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#19 Twitch

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Posted 14 March 2008 - 07:57 AM

My +Bow: Lethal Injection

Posted Image
The barrel being cut at that angle (to look more like a syringe needle) does not seem to affect accuracy or ranges.

My Insignia
Posted Image

Lethal Injection in her carrying case; a genuine postmortem bag (body bag), complete with toe-tags to document kills.
Posted Image

Edited by Twitch, 14 March 2008 - 07:59 AM.

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#20 CaptainSlug

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Posted 14 March 2008 - 08:49 AM

Looks good, but could have been cleaner if you took it apart to paint it. You also would have had a much better finish on the colors if you had used spray-on vinyl dye.

Edited by CaptainSlug, 14 March 2008 - 08:51 AM.

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The little critters of nature, they don't know that they're ugly. That's very funny, a fly marrying a bumble bee. I told you I'd shoot, but you didn't believe me. Why didn't you believe me?

#21 Lynx

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Posted 14 March 2008 - 09:30 PM

If you are going to OHNO:
I will have to say that is a uber homemade dart blaster and I will not play with it on the Nerf field...
I'm going to get owned by this beast!

Also, I'm very happy to see that Slug's +bow has been utilized the way he intended it to be used.
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#22 Swatch

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Posted 15 March 2008 - 11:48 PM

While it may not be "pretty", I can vouch for Twitch's bow, its pretty slick. (and the toe tags prove this)

Anywho... Twitch's Lethal Injection is but one of six that we rushed to finish in time to freak out many an opponent at our weekly Wars.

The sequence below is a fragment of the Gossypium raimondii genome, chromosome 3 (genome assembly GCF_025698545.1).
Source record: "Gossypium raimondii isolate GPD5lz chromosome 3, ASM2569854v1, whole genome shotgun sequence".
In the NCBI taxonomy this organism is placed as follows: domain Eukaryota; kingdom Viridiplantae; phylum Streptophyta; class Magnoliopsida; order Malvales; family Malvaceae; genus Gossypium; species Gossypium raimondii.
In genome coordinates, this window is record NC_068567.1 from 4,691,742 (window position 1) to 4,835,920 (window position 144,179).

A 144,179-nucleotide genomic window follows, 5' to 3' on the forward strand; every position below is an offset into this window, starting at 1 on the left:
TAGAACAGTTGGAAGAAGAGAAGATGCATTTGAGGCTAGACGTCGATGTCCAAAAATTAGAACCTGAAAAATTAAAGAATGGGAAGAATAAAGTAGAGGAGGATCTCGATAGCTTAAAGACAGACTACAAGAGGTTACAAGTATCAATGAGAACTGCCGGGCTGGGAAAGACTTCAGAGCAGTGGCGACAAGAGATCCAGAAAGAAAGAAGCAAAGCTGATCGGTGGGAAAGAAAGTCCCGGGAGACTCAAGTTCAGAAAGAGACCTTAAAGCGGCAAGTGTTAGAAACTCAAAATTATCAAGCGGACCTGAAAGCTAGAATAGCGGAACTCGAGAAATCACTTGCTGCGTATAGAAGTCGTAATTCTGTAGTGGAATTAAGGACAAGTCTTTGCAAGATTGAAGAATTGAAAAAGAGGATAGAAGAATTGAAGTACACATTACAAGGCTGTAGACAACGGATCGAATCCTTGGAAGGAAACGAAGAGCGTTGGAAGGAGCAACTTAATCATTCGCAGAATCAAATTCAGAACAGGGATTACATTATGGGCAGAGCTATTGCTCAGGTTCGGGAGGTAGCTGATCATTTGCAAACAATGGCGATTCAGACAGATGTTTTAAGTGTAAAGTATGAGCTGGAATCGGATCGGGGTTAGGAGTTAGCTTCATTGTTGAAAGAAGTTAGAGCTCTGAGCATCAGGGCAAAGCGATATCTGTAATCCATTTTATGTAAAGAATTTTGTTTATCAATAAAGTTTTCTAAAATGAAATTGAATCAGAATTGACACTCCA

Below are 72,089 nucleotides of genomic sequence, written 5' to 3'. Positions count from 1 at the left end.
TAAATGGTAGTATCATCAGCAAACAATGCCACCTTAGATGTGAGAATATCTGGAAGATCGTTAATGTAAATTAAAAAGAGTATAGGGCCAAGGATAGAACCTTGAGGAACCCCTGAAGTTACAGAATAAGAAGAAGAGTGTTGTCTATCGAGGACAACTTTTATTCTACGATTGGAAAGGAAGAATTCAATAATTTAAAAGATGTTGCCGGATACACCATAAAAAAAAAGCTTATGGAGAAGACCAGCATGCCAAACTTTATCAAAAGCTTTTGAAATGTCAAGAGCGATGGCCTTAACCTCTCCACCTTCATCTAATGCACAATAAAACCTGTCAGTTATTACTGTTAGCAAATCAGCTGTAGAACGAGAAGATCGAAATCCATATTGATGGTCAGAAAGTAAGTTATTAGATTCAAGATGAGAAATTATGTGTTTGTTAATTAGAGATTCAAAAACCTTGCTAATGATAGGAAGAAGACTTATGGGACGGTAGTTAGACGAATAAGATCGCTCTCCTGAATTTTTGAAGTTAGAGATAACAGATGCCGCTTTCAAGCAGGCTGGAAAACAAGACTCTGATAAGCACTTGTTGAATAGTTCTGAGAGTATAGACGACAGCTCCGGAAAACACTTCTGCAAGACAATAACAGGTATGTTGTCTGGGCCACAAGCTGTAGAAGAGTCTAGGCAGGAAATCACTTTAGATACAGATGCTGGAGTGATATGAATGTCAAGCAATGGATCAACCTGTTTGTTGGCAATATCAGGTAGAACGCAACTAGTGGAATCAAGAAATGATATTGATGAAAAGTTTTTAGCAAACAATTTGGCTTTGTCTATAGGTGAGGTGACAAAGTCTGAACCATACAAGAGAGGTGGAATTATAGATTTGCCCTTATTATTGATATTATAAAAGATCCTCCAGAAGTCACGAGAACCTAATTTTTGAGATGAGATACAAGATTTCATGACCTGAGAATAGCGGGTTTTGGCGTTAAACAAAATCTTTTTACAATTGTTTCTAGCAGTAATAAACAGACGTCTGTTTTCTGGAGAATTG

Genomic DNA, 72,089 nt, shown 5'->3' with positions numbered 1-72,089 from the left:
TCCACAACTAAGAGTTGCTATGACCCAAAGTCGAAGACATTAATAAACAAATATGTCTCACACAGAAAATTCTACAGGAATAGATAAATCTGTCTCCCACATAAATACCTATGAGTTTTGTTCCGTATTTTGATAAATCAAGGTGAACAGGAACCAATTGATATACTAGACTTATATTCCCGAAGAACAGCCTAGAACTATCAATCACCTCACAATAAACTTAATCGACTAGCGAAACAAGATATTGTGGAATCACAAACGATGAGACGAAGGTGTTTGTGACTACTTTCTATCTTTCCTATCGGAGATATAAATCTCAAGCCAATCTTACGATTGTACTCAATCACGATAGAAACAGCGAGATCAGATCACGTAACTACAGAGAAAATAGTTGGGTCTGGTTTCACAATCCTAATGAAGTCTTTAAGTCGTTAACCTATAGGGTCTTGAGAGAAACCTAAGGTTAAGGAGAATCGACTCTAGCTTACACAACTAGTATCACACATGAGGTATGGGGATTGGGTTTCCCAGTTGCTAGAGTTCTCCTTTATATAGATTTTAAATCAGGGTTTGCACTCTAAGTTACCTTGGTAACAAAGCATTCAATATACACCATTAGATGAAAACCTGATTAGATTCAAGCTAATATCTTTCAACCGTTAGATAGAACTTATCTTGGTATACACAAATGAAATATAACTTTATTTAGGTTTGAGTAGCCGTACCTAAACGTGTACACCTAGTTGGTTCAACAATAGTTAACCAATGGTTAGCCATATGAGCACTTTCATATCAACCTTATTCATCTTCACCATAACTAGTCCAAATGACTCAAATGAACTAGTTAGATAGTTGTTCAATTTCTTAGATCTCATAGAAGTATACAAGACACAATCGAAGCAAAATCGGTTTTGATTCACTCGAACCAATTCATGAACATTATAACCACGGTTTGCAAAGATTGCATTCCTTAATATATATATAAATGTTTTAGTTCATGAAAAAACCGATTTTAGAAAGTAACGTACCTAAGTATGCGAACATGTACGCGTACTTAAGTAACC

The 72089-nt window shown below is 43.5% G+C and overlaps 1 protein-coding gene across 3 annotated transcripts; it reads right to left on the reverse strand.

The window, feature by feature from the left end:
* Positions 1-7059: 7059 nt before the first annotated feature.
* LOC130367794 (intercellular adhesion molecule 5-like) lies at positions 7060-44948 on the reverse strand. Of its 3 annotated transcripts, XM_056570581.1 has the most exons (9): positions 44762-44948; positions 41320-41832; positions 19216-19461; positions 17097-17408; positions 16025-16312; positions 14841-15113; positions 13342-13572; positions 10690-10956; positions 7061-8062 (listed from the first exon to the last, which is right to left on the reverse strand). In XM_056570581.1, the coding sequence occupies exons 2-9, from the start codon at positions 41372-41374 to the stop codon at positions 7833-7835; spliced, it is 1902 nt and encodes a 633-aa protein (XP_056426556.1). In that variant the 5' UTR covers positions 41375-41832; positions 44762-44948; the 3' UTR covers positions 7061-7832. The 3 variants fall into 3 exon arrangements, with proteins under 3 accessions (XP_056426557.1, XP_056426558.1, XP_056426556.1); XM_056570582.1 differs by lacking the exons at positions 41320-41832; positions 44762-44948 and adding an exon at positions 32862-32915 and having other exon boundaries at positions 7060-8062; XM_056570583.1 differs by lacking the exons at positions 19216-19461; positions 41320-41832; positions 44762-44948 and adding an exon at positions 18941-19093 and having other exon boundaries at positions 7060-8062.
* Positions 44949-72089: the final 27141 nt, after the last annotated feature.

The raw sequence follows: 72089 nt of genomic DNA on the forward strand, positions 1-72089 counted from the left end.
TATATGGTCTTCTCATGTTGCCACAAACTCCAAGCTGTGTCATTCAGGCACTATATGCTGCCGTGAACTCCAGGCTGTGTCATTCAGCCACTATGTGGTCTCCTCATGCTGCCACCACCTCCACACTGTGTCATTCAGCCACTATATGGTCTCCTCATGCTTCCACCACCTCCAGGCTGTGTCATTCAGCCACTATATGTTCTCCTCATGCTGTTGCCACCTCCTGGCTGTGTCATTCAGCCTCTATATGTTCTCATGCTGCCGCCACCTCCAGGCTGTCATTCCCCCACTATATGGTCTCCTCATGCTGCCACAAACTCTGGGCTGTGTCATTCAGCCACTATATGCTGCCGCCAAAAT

Hopefully I'll get around to posting pictures of my own, but in the meantime I want to put forth a few of the issues that we had in completing ours so that others may learn from them.

But first, CaptSlug this is a wonderful design that none of the following issues should take away from, so don't take these in a bad light.


1) The biggest issue we had in materials was that of the polycarb plunger tube. On all except one of ours, it developed spidercracks along its length (hence the duct tape wrap you can see above). At first we thought it was due to two o-rings, but it happened with one as well. If you see this happen, just sacrifice the clearness and wrap it in duct-tape or some other stiffer tape (electrical would likely stretch and provide no real additional regidity). Since others haven't had this problem, I'm assuming this may be caused by manufacturing differences.

2) Step 33 calls for a 1" screw on the trigger... I'm not sure if this is a typo, but on our guns, you would need at least an inch and a qtr. The math works out too, 2 x 1/8" handle plastic + 2 x 1/4" spaces + 1 x 1/4" trigger plastic = 1", so no extra to put the nut on. Minor, but just something to be aware of.